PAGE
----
agree with patients even if they told me that they
brushed their teeth twice daily when their gums
showed no evidence of any cleaning. I talked
about matters my patients were most interested
in: their children, current events, movies, tele-
vision, school, and the changes in discipline be-
tween fifty years ago, when I taught, and now.
I kept my dental quarters cleaner than ever.
This helped to brighten up both patients and
Then, in the past few years, I had permitted
IT’S FROM YOUR BANK.”
$$$ $$ $ $ $ $ $ $ $ $ TAXING LABOR
It’s the very shank of the Bright New Year
And it would appear
I should be fresh-as-a-daisy free,
Nothing bothering me!
I have been wished good health, success,
But I confess
I don’t feel wealthy or relaxed;
I’m over-taxed in my body and mind
And, if you should look,
I’m also over-taxed, you’d find,
In my pocket-book!
I burn my candle at both ends
Over tax instructions
On depreciation, dividends,
“ad And deductions.
myself to become a bit careless with my dental
examinations, occasionally leaving slightly defec-
tive fillings for a later date. My patients, as well
as other dentists’ patients in this area, were not
yet accustomed to full-mouth X-rays every two
years or so. But overall, I did about 20 percent
more X-ray work and 15 percent more fillings of
all kinds—new and defective old ones, which I
There were also old crowns and bridges which
were worn and had lost their full usefulness.
These I replaced with new modern appliances,
some of which I learned my patents would ac-
cept with enthusiasm.
Increase in Income
Other patients who came to have their dentures
rebased wanted new ones when I showed them
that occlusion, chewing power, and facial contour
had been lost through gum shrinkage. By paying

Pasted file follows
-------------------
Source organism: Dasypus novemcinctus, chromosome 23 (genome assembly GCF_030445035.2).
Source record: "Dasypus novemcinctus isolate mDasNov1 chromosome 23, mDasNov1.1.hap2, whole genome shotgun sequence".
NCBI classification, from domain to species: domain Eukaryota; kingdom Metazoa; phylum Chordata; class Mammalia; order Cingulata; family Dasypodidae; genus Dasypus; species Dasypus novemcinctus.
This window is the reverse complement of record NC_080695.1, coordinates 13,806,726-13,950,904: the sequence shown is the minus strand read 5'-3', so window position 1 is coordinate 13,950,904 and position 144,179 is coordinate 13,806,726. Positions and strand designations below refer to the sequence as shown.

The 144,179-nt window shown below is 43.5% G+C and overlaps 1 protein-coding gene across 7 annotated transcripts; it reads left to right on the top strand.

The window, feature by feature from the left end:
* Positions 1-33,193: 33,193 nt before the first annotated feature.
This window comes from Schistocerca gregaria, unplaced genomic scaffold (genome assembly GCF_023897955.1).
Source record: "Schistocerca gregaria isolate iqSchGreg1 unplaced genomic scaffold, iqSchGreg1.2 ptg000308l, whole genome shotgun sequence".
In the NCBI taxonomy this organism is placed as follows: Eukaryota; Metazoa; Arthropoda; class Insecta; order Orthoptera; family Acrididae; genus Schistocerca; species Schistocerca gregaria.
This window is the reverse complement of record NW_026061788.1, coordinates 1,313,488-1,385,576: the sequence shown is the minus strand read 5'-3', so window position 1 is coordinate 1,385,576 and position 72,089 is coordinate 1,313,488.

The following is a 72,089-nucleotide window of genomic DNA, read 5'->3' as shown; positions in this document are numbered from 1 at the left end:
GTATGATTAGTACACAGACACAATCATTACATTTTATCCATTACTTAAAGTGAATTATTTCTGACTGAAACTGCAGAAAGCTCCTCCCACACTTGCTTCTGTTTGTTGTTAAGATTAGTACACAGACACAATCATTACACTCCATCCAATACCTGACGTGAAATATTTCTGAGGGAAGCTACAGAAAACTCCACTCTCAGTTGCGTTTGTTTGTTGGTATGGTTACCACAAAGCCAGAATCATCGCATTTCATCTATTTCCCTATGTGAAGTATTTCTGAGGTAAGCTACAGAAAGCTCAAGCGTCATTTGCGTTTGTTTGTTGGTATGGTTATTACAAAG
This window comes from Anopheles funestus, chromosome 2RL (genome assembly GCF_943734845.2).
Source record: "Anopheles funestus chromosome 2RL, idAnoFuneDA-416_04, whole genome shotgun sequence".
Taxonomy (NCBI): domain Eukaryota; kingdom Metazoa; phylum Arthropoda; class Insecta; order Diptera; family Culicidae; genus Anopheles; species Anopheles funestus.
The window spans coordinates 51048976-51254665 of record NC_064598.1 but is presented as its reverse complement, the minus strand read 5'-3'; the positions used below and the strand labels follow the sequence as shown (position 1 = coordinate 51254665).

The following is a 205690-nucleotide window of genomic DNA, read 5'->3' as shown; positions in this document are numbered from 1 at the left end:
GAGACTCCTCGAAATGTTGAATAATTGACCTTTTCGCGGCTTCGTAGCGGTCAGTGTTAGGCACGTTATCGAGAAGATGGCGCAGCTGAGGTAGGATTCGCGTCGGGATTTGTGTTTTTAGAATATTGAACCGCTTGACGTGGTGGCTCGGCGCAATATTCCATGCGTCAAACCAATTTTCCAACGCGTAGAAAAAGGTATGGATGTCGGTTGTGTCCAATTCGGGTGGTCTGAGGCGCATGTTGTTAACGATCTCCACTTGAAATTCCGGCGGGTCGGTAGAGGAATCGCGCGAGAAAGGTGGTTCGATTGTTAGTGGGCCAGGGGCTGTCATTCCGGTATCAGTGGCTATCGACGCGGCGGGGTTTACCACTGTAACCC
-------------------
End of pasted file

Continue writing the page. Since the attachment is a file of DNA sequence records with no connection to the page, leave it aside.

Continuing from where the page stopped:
closer attention to the needs of my patients my
income rose gradually, and by the end of June
1957 I had attended to fifty more patients than
during the same period the previous year; and in
ayear, too, when many dentists complained about
To illustrate my point, further, here is an
account of a case: A man who was wearing a
lingual-bar denture supplying the two lower first
My mind must suffer under strain
Of such subtractions
As “line 3 less line 4,” a pain
Leading to extractions!
So prop me up with coffee and
Count my exemptions, too, and hand
Me pens and pills.
Phone Mrs. Purdy that I plan
To fix her “plate”;
Book me solid, if you can,
With date on date.
The over-taxed, like me, should take
A rest, I know,
But I’ve got to get to work to make
The tax I owe!
Helen Harrington $ $ $ $
molars came in to have two broken clasps re-
paired. It was a favorable case for a removable
bridge on each side, which I explained to him,
showing him samples. He accepted the idea im-
mediately. “If you say they should be success-
ful,” he told me, “just put them in and I can
dispense with the bar.” The bridges were sup-
plied and now he is very pleased with the new
Another case was that of an attractive single
woman age twenty-seven with two lower molars
and a second bicuspid missing on the left side
and a space on the right side large enough to
hold an appliance rigid. I showed her that her
left cheek was thinner because of her missing
“T won’t have that,” she declared determinedly.
So I restored the area with a lingual bar ap-
pliance with appropriate rests and clasps. “I’m
glad I had this done,” she smiled happily.
Each dentist should determine for himself
what he can do best to attract more patients.
And dentists’ wives can help too. They can help
with those activities which would take their hus-
bands away from their work too much.
Careful planning for a better practice gave me